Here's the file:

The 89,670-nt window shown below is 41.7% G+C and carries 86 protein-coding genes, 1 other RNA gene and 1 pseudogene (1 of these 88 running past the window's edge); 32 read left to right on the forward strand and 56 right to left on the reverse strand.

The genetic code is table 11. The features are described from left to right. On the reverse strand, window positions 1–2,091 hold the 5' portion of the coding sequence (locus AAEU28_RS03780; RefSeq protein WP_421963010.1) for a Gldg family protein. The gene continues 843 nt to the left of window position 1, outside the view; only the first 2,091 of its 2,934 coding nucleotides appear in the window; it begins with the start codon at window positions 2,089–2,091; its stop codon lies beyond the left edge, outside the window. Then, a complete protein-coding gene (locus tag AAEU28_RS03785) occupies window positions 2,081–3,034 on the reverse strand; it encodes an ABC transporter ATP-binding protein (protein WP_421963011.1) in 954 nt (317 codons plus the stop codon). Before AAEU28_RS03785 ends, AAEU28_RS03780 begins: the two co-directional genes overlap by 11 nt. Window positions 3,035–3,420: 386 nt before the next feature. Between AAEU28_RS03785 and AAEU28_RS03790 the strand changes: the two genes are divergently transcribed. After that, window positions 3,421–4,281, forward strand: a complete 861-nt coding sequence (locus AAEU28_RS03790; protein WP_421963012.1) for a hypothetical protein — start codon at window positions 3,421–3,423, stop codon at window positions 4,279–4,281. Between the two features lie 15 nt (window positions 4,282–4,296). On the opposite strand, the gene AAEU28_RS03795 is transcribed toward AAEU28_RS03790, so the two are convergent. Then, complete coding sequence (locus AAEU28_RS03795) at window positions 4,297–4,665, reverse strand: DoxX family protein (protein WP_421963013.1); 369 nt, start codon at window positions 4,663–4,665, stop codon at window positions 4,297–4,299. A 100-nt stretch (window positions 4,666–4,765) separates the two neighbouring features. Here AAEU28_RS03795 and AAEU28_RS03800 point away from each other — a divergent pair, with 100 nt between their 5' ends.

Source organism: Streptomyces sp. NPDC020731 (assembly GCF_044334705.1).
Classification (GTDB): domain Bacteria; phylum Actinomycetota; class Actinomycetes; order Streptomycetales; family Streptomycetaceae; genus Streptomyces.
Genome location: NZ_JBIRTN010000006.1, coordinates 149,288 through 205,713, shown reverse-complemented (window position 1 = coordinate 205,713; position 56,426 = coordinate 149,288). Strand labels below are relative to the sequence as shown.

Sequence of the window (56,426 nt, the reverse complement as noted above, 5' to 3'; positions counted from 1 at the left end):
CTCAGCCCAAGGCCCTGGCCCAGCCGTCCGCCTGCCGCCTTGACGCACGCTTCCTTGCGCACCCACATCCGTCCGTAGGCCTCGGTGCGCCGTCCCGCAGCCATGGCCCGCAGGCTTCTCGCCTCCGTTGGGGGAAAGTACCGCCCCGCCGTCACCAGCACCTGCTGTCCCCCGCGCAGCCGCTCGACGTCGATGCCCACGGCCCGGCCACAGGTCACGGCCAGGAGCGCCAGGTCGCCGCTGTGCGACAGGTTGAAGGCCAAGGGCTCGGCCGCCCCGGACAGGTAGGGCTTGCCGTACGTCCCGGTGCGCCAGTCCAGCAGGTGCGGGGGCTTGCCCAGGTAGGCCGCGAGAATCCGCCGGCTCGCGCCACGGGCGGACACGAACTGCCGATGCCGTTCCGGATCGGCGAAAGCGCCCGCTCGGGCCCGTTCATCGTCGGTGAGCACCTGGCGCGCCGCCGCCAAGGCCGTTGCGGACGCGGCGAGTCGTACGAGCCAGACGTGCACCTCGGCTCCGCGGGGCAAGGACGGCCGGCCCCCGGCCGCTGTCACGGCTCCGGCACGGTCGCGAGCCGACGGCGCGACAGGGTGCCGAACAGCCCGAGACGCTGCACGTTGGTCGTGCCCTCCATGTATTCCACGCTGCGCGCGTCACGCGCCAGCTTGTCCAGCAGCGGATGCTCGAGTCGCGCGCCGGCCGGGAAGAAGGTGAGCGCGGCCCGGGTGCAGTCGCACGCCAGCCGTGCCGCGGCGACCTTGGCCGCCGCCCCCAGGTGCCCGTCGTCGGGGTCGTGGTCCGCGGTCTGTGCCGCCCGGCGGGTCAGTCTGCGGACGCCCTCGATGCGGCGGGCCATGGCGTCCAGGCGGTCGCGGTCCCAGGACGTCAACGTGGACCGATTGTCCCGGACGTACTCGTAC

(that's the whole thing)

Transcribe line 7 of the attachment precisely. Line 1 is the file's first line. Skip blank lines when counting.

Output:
CTCAGCCCAAGGCCCTGGCCCAGCCGTCCGCCTGCCGCCTTGACGCACGCTTCCTTGCGCACCCACATCCGTCCGTAGGCCTCGGTGCGCCGTCCCGCAGCCATGGCCCGCAGGCTTCTCGCCTCCGTTGGGGGAAAGTACCGCCCCGCCGTCACCAGCACCTGCTGTCCCCCGCGCAGCCGCTCGACGTCGATGCCCACGGCCCGGCCACAGGTCACGGCCAGGAGCGCCAGGTCGCCGCTGTGCGACAGGTTGAAGGCCAAGGGCTCGGCCGCCCCGGACAGGTAGGGCTTGCCGTACGTCCCGGTGCGCCAGTCCAGCAGGTGCGGGGGCTTGCCCAGGTAGGCCGCGAGAATCCGCCGGCTCGCGCCACGGGCGGACACGAACTGCCGATGCCGTTCCGGATCGGCGAAAGCGCCCGCTCGGGCCCGTTCATCGTCGGTGAGCACCTGGCGCGCCGCCGCCAAGGCCGTTGCGGACGCGGCGAGTCGTACGAGCCAGACGTGCACCTCGGCTCCGCGGGGCAAGGACGGCCGGCCCCCGGCCGCTGTCACGGCTCCGGCACGGTCGCGAGCCGACGGCGCGACAGGGTGCCGAACAGCCCGAGACGCTGCACGTTGGTCGTGCCCTCCATGTATTCCACGCTGCGCGCGTCACGCGCCAGCTTGTCCAGCAGCGGATGCTCGAGTCGCGCGCCGGCCGGGAAGAAGGTGAGCGCGGCCCGGGTGCAGTCGCACGCCAGCCGTGCCGCGGCGACCTTGGCCGCCGCCCCCAGGTGCCCGTCGTCGGGGTCGTGGTCCGCGGTCTGTGCCGCCCGGCGGGTCAGTCTGCGGACGCCCTCGATGCGGCGGGCCATGGCGTCCAGGCGGTCGCGGTCCCAGGACGTCAACGTGGACCGATTGTCCCGGACGTACTCGTAC